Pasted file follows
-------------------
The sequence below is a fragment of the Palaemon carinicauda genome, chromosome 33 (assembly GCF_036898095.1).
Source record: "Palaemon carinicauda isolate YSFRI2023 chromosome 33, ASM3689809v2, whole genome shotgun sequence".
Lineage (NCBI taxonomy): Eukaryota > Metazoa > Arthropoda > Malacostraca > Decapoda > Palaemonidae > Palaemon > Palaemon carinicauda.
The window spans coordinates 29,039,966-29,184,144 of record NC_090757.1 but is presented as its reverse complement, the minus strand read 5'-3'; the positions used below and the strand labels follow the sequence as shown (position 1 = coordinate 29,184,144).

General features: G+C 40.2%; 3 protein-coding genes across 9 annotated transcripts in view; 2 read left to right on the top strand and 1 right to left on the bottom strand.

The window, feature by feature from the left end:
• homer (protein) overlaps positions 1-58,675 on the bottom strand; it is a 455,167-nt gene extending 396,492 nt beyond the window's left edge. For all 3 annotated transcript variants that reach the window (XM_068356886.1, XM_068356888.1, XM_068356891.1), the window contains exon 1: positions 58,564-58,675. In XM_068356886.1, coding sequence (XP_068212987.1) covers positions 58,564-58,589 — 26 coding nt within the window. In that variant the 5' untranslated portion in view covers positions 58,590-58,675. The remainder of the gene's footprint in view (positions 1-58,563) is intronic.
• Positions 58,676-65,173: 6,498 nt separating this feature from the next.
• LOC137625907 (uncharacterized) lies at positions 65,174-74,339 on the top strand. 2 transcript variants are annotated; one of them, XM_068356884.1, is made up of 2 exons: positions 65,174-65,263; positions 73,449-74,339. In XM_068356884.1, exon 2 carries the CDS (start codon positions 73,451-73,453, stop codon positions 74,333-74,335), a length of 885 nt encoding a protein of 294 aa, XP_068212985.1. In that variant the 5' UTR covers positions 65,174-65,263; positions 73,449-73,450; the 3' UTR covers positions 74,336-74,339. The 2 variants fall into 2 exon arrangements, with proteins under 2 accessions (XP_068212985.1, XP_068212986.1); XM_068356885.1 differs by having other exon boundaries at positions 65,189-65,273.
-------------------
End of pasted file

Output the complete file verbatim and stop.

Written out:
The sequence below is a fragment of the Palaemon carinicauda genome, chromosome 33 (assembly GCF_036898095.1).
Source record: "Palaemon carinicauda isolate YSFRI2023 chromosome 33, ASM3689809v2, whole genome shotgun sequence".
Lineage (NCBI taxonomy): Eukaryota > Metazoa > Arthropoda > Malacostraca > Decapoda > Palaemonidae > Palaemon > Palaemon carinicauda.
The window spans coordinates 29,039,966-29,184,144 of record NC_090757.1 but is presented as its reverse complement, the minus strand read 5'-3'; the positions used below and the strand labels follow the sequence as shown (position 1 = coordinate 29,184,144).

General features: G+C 40.2%; 3 protein-coding genes across 9 annotated transcripts in view; 2 read left to right on the top strand and 1 right to left on the bottom strand.

The window, feature by feature from the left end:
• homer (protein) overlaps positions 1-58,675 on the bottom strand; it is a 455,167-nt gene extending 396,492 nt beyond the window's left edge. For all 3 annotated transcript variants that reach the window (XM_068356886.1, XM_068356888.1, XM_068356891.1), the window contains exon 1: positions 58,564-58,675. In XM_068356886.1, coding sequence (XP_068212987.1) covers positions 58,564-58,589 — 26 coding nt within the window. In that variant the 5' untranslated portion in view covers positions 58,590-58,675. The remainder of the gene's footprint in view (positions 1-58,563) is intronic.
• Positions 58,676-65,173: 6,498 nt separating this feature from the next.
• LOC137625907 (uncharacterized) lies at positions 65,174-74,339 on the top strand. 2 transcript variants are annotated; one of them, XM_068356884.1, is made up of 2 exons: positions 65,174-65,263; positions 73,449-74,339. In XM_068356884.1, exon 2 carries the CDS (start codon positions 73,451-73,453, stop codon positions 74,333-74,335), a length of 885 nt encoding a protein of 294 aa, XP_068212985.1. In that variant the 5' UTR covers positions 65,174-65,263; positions 73,449-73,450; the 3' UTR covers positions 74,336-74,339. The 2 variants fall into 2 exon arrangements, with proteins under 2 accessions (XP_068212985.1, XP_068212986.1); XM_068356885.1 differs by having other exon boundaries at positions 65,189-65,273.